Texas lawmakers hope to ban the production, sale and possession of six forms of synthetic marijuana in legislation they say would be the most comprehensive in the nation.
Legislation announced Wednesday seeks to ban new chemical compounds that mimic THC, the main active ingredient in marijuana.
Chemists spray the chemicals on herbs and then sell them under a variety of brand names to be smoked. There are hundreds of different chemical formulations that attach to chemical receptors in the brain and make people high, and many are already banned.
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State Sen. Florence Shapiro and state Rep. Jerry Madden, Republican lawmakers from Plano, introduced legislation to ban six currently unregulated sub-classes of these compounds that make up most of the products currently sold across the state.
In November, the United States Drug Enforcement Administration used its emergency scheduling authority to temporarily control the distribution of five chemicals used to make "fake pot" products. The chemicals are JWH-018, JWH-073, JWH-200, CP-47,497, and cannabicyclohexanol.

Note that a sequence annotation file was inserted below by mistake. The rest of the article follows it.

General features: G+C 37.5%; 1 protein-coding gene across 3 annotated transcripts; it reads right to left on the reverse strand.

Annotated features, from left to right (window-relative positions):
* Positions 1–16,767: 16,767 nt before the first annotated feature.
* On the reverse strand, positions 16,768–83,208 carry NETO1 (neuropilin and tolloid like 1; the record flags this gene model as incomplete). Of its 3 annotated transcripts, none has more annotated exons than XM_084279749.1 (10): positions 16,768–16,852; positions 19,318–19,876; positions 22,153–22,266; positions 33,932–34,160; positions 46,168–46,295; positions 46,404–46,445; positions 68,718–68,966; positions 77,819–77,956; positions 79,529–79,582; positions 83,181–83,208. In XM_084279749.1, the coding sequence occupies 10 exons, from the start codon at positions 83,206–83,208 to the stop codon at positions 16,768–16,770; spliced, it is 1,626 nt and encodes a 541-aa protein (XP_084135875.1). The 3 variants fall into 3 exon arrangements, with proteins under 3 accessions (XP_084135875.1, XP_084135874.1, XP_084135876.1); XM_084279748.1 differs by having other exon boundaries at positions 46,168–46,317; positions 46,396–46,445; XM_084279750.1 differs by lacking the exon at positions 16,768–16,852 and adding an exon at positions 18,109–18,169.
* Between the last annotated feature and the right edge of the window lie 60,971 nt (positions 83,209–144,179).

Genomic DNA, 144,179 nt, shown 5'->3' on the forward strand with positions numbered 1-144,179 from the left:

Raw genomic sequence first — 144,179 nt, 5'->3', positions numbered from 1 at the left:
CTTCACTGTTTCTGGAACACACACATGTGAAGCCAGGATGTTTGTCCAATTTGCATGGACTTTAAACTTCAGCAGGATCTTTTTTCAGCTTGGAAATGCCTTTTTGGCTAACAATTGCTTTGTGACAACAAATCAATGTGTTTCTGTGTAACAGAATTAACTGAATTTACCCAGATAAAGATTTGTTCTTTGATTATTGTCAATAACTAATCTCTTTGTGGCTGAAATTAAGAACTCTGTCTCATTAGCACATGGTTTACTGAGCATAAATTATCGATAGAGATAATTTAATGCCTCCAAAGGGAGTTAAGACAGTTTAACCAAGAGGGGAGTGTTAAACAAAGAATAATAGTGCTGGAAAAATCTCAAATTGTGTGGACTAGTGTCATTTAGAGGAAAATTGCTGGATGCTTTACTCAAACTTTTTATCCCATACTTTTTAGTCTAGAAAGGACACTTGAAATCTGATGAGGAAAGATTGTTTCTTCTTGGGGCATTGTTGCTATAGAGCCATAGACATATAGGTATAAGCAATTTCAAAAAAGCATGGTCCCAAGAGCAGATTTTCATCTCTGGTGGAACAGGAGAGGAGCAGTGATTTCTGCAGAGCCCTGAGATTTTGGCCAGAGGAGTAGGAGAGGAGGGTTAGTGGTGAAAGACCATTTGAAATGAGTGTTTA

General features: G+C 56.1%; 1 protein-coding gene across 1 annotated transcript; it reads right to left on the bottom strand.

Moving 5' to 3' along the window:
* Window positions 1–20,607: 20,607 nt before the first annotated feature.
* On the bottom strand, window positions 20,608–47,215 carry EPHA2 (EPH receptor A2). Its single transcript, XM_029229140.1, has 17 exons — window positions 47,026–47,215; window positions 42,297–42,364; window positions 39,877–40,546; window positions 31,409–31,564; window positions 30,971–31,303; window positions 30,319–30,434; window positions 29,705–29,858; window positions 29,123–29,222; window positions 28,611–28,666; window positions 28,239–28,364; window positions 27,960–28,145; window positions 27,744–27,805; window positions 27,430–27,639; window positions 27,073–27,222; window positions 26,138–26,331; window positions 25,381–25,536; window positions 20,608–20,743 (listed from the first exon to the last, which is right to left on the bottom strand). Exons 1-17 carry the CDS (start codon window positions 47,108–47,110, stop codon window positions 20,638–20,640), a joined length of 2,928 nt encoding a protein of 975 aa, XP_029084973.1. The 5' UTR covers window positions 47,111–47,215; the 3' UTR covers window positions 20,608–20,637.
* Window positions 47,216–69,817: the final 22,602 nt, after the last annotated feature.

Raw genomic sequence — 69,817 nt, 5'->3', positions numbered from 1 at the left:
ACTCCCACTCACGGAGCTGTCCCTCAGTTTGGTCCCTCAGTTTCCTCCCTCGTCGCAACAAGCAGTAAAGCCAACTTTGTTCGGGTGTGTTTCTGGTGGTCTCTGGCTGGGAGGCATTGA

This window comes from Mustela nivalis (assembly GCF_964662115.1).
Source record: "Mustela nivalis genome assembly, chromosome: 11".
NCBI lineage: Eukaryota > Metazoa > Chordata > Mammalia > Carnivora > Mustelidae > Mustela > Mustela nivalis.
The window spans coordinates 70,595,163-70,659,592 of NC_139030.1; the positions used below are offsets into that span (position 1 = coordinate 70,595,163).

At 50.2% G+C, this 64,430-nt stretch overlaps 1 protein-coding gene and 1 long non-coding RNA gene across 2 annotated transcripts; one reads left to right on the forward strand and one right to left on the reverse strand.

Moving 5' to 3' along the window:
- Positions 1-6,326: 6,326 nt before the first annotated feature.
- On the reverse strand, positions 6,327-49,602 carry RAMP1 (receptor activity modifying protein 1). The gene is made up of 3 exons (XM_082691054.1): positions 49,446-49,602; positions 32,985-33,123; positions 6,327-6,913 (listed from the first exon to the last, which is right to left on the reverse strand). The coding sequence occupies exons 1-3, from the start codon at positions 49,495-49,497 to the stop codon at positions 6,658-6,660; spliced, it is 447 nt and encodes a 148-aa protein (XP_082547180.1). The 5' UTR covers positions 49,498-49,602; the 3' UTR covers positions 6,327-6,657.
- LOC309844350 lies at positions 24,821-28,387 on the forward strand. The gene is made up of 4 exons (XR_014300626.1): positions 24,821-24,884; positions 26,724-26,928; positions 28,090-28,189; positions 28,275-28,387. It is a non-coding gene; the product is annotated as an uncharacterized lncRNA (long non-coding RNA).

"Except as authorized by law, this action will make possessing and selling these chemicals or the products that contain them illegal in the U.S. for at least one year while the DEA and the United States Department of Health and Human Services (DHHS) further study whether these chemicals and products should be permanently controlled," the DEA said in a prepared statement Wednesday.